The primary purpose of this feature is to ensure that RSA private keys used by IDP are not stored as plain text or in an easily understandable or usable format. The keys are decrypted to perform normal encryption or decryption operations. This feature also involves error detection checks during copying of the keys from one memory location to another, as well as overwriting of intermediate storage with nonzero patterns when the keys are no longer needed.

The set security idp sensor-configuration ssl-inspection key-protection CLI configuration command is used to enable this feature.

Understanding IDP SSL Server Key Management and Policy Configuration

The device can support up to 1000 server private keys. Each key can have up to 100 servers that use it. This capacity is the same regardless of the number of SPUs available on the device because essentially each SPU needs to be able to access all the keys.

Multiple servers can share the same private key; however, one server can have only one private key. SSL decryption is disabled by default. Both plain and encrypted keys are supported.


Junos OS does not encrypt SSL keys file.


You can set the value of SSL session ID cache timeout parameter by using the set security idp sensor-configuration ssl-inspection session-id-cache-timeout command. The default value of the cache timeout parameter is 600 seconds.

Configuring an IDP SSL Inspection (CLI Procedure)

SSL decoder is enabled by default. If you need to manually enable it via CLI, use the following CLI command.

To configure an IDP SSL inspection, use the following CLI procedure:

The sensor now inspects traffic for which it has a key/server pair.


Maximum supported sessions per SPU: default value is 10,000 and range is 1 through 100,000. The session limit is per SPU, and it is the same regardless of the number of SPUs on the device.

Adding IDP SSL Keys and Associated Servers

When you are installing a key, you can password protect the key and also associate it to a server.

To install a Privacy-Enhanced Mail (PEM) key, use the following CLI command:


In a two-node SRX Series cluster, the key has to be manually copied over to both Node 0 and Node 1 at the same location for the request command to be successful.

You can also associate the key with a server at a later time by using the add server CLI command. A server can be associated with only one key. To associate a server to the installed key, use the following CLI command:


The maximum key name length is 32 bytes, including the ending “\0”.

Deleting IDP SSL Keys and Associated Servers

  • To delete all keys and servers, use the following CLI command:

    All installed keys are deleted along with any associated servers.

  • To delete a specific key and all associated servers with that key, use the following CLI command:

    Deletes the specified key and all servers associated with that key.

  • To delete a single server, use the following CLI command:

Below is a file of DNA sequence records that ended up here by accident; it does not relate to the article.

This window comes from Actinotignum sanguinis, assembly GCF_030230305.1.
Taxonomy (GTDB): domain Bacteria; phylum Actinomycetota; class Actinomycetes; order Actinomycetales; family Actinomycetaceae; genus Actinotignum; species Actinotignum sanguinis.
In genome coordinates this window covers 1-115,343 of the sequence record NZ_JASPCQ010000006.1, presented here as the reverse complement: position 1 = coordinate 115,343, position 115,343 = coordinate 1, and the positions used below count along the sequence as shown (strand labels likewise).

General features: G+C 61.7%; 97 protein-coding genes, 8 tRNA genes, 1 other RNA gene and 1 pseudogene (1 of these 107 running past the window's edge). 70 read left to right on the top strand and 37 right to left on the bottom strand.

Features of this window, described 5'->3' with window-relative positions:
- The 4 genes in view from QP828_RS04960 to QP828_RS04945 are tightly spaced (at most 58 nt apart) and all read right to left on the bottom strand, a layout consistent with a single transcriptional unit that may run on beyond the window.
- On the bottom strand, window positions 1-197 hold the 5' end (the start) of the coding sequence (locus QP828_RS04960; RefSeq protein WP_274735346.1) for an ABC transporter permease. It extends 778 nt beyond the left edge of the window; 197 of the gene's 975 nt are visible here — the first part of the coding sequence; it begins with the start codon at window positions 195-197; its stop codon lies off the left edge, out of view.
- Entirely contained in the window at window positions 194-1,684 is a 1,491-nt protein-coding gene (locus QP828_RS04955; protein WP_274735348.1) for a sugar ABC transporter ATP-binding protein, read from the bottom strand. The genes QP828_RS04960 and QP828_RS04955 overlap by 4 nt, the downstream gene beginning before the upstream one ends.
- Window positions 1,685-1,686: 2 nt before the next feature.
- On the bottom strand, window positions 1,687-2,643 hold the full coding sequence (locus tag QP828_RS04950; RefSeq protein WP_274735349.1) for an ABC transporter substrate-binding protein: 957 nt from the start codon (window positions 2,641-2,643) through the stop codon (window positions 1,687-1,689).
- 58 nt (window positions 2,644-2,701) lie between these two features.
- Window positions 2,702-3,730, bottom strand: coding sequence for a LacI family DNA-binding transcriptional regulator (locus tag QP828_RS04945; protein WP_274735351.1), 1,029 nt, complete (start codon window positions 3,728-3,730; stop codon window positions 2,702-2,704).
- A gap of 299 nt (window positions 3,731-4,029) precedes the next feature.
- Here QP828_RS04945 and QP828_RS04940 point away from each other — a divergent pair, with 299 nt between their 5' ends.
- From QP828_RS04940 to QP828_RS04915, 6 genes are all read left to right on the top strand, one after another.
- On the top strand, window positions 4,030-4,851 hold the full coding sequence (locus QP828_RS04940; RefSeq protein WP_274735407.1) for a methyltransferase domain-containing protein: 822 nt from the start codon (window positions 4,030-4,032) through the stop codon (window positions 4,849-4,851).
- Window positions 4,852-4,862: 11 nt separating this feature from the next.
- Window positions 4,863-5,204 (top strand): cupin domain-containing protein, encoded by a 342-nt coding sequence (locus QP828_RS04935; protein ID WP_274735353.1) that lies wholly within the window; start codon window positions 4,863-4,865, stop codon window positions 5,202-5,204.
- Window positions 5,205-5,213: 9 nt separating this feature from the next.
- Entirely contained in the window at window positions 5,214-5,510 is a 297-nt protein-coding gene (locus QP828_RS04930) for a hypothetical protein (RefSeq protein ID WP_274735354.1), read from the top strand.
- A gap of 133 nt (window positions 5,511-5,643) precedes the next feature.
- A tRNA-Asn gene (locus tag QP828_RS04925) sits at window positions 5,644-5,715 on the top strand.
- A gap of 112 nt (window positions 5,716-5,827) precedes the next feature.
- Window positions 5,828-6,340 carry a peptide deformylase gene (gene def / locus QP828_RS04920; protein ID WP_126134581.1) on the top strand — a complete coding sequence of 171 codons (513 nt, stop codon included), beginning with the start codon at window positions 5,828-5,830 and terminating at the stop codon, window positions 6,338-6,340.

Deletes the specified server that is bound to the specified key.

Displaying IDP SSL Keys and Associated Servers

  • To display all installed server keys and associated server, use the following CLI command:

    Displays all server keys and IP addresses bound to those keys. The following example shows CLI output when the show security idp ssl-inspection key command is used:

  • To display IP addresses bound to a specific key, use the following CLI command:

    The following is an example of the CLI output received when the show security idp ssl-inspection key <key-name> command is used:

Example: Configuring IDP When SSL Proxy Is Enabled

This example describes how IDP supports the application identification (AppID) functionality when SSL proxy is enabled.


Before you begin:


This example shows how to configure IDP in a policy rule when SSL proxy is enabled.


CLI Quick Configuration

To quickly configure this example, copy the following commands, paste them into a text file, remove any line breaks, change any details necessary to match your network configuration, and then copy and paste the commands into the CLI at the [edit] hierarchy level, and then enter commit from configuration mode.


Step-by-Step Procedure

The following example requires you to navigate various levels in the configuration hierarchy. For instructions on how to do that, see Using the CLI Editor in Configuration Mode in the CLI User Guide.

In this example, you configure a security policy that uses IDP as the application service.

  1. Configure a policy to process the traffic with SSL proxy profile ssl-profile-1.

  2. Define IDP as the application service.


From configuration mode, confirm your configuration by entering the show security policies command. If the output does not display the intended configuration, repeat the configuration instructions in this example to correct it.


Verify that the configuration is working properly. Verification in IDP is similar to verification in Application Firewall. See Application Firewall.